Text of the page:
EuropeAid hiring slows down

No good news for development professionals eager to work for the European Union. The global financial crisis appears to have forced EuropeAid to rethink its hiring plans.

The EU’s aid agency is in the process of cutting overall staff and will only do little hiring in the near future, an official told Devex.

The cuts could affect not only permanent positions, but also contract agents, which are hired for terms of up to three years. The EU’s austerity policy means that some of these positions will not be filled again once a temporary assignment ends.

Moreover, a transitional stop to the recruitment of contract agents is expected next year due to a major reform of EU staffing policies. As part of the reform, lawmakers will consider, for instance, whether to extend the maximum term length for contract agents from three years to six, according to the EU official.

“This will mean that most staff will stay on board for longer, but also that for one or two years, EuropeAid could hire fewer or no staff,” the official speculated. “In 2013, we may keep all staff and not recruit anyone because we will have extended the contracts.”

The EU is also experiencing a slowdown in the number of public competitions for contract agents, or CASTs. A CAST is the first step to be hired with a short-term contract. After having passes a CAST, a would-be EuropeAid contract agent is included in a list of recruitable candidates from where EuropeAid chooses who to hire.

At the moment, the EU has shortlisted enough candidates through recent CASTs, the EU official indicated, noting that new CASTs would only be launched if there was additional need.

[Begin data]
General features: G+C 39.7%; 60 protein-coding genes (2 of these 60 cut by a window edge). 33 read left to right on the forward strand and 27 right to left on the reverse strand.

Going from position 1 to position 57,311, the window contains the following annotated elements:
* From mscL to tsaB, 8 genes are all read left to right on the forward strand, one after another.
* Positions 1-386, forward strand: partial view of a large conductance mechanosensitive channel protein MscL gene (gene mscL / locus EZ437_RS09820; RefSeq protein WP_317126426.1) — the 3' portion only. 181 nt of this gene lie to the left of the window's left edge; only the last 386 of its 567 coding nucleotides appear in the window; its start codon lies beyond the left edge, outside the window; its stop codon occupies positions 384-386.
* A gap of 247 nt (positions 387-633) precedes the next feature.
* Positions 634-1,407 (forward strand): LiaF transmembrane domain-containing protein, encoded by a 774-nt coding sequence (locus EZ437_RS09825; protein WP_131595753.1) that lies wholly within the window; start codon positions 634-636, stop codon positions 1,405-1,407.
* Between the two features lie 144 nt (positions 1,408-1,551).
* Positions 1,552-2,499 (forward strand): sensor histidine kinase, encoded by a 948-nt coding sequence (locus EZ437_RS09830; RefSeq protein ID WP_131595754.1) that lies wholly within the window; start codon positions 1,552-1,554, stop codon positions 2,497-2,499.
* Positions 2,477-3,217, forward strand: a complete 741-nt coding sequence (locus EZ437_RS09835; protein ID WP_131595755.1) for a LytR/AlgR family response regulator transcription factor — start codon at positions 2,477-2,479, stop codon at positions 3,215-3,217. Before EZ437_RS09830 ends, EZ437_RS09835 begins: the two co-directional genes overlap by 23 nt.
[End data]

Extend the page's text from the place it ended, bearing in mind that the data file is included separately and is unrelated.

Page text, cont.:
That said, EuropeAid will continue to offer opportunities for all types of development professionals — especially in the areas of poverty alleviation, education and global health. The EU may also be looking at more experts in clean energy and sustainable development, especially in emerging economies such as Brazil, Russia, India and China.

Overall, though, hiring will unlikely focus on BRIC countries, but instead on EU neighbors, Arab countries and former Soviet states.

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About the author

  • Elena L. Pasquini

    Elena Pasquini covers the development work of the European Union as well as various U.N. food and agricultural agencies for Devex News. Based in Rome, she also reports on Italy's aid reforms and attends the European Development Days and other events across Europe. She has interviewed top international development officials, including European Commissioner for Development Andris Piebalgs. Elena has contributed to Italian and international magazines, newspapers and news portals since 1995.